People have become so in love with pumpkins that there are pumpkin-flavored everything in the store. Bloggers around talk about their pumpkin obsession and what new creations they have made with pumpkin. Huffington Post has a slide show on what pumpkin products out there. But if you eat a spoonful of pumpkin puree out of the can, it kind of tastes like nothing. Like baby food with a mild distinct taste. Actually no pumpkin flavored food taste like the real deal. Especially Starbucks' PSL. My pumpkin obsession is limited to the real stuff, not some pumpkin spiced chocolate, or even Pumpkin Spice Pringles.
Last year I got a sugar pumpkin from my CSA basket, which I used to make a pumpkin pie. The real deal. It heavenly, made me no longer want to look at a can of pumpkin puree. But let's face it, who has time to make pumpkin puree out of real pumpkin everyday. I would need at least one sugar pumpkin a week.
So what's the deal with pumpkin?
NPR has a article, "Why Americans Go Crazy For Pumpkin and Pumpkin Flavor Stuff", it says that Americans love pumpkins for the sake of farm life nostalgia. I highly doubt Starbucks' PSL lovers think of farm life before they snap a classic picture of themselves holding this signature fall drink.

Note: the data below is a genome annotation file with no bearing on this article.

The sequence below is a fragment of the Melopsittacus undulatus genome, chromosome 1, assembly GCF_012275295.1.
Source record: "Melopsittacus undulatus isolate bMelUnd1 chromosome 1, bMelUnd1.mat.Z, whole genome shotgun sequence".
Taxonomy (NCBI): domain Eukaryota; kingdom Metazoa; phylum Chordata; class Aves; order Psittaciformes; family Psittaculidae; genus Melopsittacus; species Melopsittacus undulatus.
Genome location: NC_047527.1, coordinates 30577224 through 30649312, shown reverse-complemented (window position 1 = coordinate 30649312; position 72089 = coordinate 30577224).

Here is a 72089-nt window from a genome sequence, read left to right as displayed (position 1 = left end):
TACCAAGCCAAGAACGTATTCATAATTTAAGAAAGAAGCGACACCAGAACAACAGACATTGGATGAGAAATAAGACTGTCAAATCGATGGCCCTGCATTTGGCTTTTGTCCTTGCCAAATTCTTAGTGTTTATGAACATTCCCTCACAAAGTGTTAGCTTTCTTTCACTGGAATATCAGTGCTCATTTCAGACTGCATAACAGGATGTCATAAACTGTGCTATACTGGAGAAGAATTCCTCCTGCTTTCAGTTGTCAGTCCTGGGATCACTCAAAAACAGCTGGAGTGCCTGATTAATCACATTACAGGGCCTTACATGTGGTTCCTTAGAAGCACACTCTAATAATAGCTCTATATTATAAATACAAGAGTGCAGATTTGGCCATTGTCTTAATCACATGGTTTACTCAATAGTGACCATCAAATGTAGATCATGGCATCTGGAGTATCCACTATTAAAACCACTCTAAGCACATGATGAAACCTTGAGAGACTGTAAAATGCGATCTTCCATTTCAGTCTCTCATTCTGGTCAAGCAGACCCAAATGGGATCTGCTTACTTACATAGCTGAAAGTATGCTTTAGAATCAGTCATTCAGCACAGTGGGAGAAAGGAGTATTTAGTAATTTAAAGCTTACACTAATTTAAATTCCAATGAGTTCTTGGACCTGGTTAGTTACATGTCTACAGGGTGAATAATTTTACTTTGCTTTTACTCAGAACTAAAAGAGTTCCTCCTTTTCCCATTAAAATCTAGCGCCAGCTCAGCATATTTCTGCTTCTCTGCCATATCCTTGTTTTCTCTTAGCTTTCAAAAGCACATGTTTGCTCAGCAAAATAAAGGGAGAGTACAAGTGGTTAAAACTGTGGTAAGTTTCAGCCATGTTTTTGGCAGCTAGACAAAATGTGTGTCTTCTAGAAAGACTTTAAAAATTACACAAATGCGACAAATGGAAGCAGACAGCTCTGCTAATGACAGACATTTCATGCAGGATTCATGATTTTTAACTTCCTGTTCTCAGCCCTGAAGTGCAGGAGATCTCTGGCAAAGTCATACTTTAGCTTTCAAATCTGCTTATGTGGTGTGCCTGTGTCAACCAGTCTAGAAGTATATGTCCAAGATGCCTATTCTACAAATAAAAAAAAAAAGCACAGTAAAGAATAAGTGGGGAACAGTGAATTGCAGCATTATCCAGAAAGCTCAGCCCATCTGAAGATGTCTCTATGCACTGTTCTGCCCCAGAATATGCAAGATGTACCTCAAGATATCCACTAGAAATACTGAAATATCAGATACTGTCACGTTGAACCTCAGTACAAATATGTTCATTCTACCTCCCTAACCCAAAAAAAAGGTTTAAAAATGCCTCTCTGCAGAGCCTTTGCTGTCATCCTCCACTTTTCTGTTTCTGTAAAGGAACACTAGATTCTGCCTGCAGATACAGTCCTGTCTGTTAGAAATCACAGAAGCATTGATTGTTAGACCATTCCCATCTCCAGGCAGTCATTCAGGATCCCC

To me, pumpkin is not only the quintessential ingredient of autumn, but also the start of a cerebration time. Although as a dietitian, I am biased to this super food packed with fiber and vitamins. This bright orange squash of various sizes kicks off the season of eating festivities, of which my favorite: Thanksgiving.
Whether it's nostalgia or not, pumpkin brings the fond memory of comfort food and cozy sweater. Sound cheesey? Well it is, aren't we all suckers for pumpkins?
(Recipe adapted from My Baking Addiction)
1.5 cups buttermilk
1/2 cup milk
1 1/3 cups pumpkin puree
1 large egg
2 tablespoons butter, melted and cooled
1 1/2 teaspoons pure vanilla extract
1 cup whole wheat flour
1 cup all-purpose flour
2 teaspoons baking powder
1 1/2 teaspoons baking soda
1 teaspoon ground cinnamon
1/4 teaspoon ground clove
1/4 teaspoon ground ginger
1/4 teaspoon ground allspice
1/4 teaspoon ground nutmeg
1. In a medium bowl, whisk together buttermilk, whole milk, pumpkin, egg, oil and vanilla.
2. In a large bowl, combine the flour, brown sugar, baking powder, baking soda, spices and salt. Stir dry ingredients into the pumpkin mixture until just combined.
3. Heat a lightly oiled griddle or nonstick frying pan over medium high heat. Pour or scoop the batter onto the griddle, using approximately 1/4 cup for each pancake. Cook until surface of pancakes have some bubbles and a few have burst, about 1 to 2 minutes. Using a thin spatula, carefully flip each pancake and cook until browned on the underside, about 2 minutes more. Transfer cooked pancakes to a baking sheet and keep warm in oven. Continue with more oil and remaining batter. If desired, top with additional toasted pecans, butter and high quality maple syrup.